It is no accident that ultrarunning is one of the only sports where women are just as likely as men to cross the finish line first. Doctors say it’s because of their ability to endure and their high threshold for pain. Rebecca believes it’s also an ancient strength passed down to us through the sacrifice and tenacity of the women who came before us. This global endurance helps us get through the struggles of our lives and continue on
When Rebecca and many others are running these long races in the mountains, they feel the strength of the communities who have been living in these peaks and passes for centuries. That’s why it’s important that we not only see these gorgeous places, but also understand their history, language and culture. We want viewers to see first hand how the women in these mountains have held their families and culture together for generations.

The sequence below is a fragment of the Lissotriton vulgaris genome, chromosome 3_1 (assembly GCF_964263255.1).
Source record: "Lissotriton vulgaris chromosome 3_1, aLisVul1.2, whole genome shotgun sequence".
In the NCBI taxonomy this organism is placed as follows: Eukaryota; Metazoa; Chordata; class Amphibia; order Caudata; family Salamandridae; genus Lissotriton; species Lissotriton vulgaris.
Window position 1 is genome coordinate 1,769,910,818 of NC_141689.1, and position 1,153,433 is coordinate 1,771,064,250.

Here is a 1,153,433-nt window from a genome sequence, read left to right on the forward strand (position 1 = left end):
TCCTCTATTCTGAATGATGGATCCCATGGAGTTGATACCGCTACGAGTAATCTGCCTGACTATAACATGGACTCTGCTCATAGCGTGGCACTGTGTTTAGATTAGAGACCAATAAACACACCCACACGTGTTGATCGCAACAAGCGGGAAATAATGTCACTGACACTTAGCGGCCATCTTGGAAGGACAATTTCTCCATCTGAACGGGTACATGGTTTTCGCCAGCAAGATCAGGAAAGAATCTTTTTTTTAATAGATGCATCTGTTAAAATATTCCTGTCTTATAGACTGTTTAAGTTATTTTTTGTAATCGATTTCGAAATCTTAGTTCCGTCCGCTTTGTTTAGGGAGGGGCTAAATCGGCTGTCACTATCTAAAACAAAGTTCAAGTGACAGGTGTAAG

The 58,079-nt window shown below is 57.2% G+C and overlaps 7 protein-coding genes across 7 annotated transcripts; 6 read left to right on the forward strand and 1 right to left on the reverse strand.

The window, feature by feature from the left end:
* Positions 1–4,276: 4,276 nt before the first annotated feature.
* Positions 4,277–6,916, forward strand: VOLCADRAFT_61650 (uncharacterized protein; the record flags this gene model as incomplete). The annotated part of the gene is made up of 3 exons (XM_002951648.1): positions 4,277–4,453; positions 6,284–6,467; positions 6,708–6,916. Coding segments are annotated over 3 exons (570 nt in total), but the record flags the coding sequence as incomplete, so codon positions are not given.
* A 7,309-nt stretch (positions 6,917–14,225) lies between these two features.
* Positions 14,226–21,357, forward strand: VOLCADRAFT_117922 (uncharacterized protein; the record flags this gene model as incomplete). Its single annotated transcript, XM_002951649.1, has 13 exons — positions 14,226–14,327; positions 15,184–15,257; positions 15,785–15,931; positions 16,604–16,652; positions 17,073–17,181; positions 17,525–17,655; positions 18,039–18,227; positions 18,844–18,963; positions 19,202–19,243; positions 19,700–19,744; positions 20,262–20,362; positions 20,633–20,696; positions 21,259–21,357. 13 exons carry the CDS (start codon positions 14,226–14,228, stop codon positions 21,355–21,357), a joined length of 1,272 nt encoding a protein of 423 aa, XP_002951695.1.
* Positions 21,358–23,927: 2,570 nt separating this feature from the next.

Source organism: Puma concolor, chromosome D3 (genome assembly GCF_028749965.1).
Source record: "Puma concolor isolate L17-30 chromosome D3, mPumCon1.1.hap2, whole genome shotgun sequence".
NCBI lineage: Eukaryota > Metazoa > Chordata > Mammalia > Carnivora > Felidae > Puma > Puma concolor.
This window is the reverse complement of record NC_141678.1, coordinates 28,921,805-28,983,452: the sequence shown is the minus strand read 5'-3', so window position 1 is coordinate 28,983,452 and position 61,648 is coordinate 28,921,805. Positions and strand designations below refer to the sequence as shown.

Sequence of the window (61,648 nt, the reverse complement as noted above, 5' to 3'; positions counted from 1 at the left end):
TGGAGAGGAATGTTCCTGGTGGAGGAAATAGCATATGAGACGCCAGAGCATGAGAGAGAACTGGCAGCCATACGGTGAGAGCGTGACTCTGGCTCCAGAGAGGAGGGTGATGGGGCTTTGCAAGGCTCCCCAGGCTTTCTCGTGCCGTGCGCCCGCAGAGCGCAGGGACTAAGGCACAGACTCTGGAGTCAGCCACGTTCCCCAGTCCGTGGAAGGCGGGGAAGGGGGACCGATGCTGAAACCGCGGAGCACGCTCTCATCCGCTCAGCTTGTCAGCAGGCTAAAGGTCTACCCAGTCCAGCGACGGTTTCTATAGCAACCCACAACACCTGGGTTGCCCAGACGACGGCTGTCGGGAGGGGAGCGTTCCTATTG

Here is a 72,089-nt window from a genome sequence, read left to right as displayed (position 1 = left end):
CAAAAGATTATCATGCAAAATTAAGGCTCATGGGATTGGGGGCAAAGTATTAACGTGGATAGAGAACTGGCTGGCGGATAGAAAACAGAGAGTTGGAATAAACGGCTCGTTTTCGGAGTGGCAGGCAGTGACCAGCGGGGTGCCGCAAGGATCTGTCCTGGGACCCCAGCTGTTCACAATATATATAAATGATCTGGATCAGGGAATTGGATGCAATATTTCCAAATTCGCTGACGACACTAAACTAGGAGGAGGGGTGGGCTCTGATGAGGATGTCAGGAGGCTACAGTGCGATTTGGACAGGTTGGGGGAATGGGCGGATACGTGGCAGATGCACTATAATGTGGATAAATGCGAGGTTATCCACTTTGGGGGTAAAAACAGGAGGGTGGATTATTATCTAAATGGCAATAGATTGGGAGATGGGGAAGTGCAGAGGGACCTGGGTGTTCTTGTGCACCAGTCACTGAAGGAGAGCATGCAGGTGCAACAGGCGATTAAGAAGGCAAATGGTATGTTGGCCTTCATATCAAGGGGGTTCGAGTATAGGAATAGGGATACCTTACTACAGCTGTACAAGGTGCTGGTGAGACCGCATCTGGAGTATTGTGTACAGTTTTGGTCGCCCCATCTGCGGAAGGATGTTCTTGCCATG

The rapid changes in virtual reality technology and it’s accessibility make that possible. People in India can now be transported to the Sierra Nevada where they will learn the creation story of Lake Tahoe from Melba, the last Washoe Native American woman to fluently speak the thousand-year-old language. People in Tahoe will learn about the Himalayas through Thenlis, the first female Ladakhi mountain guide. Her family has been passing through these 20,000-foot peaks for a millennium.
In the future, Rebecca believes this is how history will be taught and shared and she wants Women of the Mountain to be at the forefront of this technology. That’s why this virtual reality exhibition will accompany the film and play a key role in the distribution.